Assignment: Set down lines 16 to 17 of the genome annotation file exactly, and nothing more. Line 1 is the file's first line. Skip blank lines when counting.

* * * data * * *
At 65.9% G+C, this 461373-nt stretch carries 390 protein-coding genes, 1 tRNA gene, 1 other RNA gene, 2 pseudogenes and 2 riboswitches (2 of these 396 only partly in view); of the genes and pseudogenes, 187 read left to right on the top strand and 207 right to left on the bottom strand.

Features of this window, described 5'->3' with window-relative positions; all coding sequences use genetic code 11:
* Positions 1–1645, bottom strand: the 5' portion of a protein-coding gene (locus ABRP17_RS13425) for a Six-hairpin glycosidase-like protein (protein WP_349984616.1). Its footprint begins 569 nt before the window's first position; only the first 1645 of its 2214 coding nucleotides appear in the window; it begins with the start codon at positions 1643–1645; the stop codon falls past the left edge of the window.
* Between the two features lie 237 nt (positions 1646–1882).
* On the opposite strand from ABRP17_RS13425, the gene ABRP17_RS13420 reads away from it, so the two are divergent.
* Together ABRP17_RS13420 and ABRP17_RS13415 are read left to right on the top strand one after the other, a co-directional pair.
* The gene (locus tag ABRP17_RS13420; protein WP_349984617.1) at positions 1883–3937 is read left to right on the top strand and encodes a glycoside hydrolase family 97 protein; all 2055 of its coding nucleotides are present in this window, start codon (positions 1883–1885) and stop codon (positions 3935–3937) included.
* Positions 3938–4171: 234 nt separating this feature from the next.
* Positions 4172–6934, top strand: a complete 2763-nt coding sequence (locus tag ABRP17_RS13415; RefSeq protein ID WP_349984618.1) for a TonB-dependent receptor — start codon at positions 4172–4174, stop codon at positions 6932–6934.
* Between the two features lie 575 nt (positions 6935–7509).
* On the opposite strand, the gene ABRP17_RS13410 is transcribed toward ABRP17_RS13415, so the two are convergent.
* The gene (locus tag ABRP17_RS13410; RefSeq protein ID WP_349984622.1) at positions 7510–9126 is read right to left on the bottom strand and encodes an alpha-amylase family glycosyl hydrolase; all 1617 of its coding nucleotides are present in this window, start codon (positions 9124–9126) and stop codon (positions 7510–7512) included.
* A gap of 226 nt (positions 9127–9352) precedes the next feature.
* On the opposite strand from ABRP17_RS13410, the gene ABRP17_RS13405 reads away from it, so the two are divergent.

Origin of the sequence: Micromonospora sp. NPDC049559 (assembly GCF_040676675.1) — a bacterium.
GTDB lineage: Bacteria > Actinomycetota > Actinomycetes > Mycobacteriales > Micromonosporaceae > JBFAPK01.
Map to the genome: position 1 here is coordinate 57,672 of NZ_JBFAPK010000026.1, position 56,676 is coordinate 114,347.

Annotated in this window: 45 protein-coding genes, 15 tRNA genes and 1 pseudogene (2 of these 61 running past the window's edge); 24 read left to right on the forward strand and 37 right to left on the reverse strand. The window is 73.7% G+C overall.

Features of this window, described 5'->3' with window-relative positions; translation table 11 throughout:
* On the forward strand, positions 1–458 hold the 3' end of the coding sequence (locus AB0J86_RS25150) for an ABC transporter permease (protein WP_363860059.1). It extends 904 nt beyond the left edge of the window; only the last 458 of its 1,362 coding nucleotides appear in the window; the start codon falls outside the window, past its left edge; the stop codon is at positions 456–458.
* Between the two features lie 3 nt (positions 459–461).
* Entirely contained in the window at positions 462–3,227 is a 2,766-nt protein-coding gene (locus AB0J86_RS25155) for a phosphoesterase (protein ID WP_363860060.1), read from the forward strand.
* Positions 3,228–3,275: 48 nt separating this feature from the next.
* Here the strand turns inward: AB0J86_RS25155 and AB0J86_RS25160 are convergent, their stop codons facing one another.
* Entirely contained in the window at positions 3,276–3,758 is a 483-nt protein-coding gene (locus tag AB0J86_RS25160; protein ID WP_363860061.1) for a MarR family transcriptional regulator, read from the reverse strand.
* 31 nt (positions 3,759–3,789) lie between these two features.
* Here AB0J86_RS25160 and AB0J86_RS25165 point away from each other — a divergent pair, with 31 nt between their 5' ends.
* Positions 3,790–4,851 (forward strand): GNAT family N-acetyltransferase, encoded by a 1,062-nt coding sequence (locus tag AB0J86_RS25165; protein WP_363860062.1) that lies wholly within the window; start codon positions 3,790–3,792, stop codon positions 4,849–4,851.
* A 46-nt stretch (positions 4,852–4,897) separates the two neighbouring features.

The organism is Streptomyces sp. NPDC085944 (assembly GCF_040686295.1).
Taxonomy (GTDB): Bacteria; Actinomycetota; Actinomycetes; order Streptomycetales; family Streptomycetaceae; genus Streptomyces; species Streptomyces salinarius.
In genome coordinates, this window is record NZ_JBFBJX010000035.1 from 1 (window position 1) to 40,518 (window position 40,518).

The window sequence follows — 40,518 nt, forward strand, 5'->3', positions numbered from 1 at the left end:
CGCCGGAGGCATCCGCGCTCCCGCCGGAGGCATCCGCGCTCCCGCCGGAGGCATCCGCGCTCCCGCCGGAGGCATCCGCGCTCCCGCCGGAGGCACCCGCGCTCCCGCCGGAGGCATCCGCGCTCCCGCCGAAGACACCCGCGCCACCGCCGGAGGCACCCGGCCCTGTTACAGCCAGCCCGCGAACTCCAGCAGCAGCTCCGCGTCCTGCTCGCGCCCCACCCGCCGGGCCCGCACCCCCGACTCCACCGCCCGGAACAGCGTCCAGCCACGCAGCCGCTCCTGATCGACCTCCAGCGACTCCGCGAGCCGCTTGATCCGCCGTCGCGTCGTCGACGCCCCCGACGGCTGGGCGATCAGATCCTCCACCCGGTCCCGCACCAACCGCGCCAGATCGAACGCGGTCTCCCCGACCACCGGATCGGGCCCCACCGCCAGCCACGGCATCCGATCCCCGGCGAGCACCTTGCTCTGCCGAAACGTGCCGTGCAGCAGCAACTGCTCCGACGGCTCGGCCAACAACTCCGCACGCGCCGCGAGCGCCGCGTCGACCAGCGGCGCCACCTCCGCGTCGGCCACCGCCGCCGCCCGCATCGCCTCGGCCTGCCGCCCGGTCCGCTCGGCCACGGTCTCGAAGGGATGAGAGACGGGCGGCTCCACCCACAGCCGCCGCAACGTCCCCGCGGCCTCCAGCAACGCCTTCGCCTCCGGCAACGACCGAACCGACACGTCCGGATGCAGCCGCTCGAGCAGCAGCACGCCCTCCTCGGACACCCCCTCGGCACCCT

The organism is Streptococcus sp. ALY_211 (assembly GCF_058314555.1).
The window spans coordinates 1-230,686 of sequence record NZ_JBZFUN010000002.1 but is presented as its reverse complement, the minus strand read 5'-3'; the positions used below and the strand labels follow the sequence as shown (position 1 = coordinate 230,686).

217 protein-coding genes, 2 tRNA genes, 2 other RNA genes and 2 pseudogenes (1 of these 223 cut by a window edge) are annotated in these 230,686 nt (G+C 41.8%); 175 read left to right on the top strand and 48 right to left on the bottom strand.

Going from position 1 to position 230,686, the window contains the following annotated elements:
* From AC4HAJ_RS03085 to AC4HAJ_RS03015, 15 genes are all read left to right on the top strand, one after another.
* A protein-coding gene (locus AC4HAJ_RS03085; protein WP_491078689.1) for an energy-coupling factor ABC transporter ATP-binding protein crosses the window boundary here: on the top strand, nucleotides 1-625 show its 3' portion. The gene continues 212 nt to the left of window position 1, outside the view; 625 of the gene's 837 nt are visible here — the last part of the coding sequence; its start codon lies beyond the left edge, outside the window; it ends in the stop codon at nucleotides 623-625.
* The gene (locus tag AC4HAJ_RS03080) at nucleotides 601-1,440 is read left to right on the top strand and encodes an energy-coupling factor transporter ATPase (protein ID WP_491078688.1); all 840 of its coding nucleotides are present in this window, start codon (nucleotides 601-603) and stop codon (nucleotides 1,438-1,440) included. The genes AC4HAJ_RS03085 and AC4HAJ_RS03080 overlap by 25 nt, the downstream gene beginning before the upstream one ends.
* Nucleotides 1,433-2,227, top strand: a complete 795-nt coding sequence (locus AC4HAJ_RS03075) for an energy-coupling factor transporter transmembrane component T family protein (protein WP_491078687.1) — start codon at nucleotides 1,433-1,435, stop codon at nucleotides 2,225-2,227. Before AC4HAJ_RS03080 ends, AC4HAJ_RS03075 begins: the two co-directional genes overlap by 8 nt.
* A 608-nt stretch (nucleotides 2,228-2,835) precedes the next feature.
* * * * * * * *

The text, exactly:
GTDB lineage: Bacteria > Actinomycetota > Actinomycetes > Mycobacteriales > Micromonosporaceae > JBFAPK01.
Map to the genome: position 1 here is coordinate 57,672 of NZ_JBFAPK010000026.1, position 56,676 is coordinate 114,347.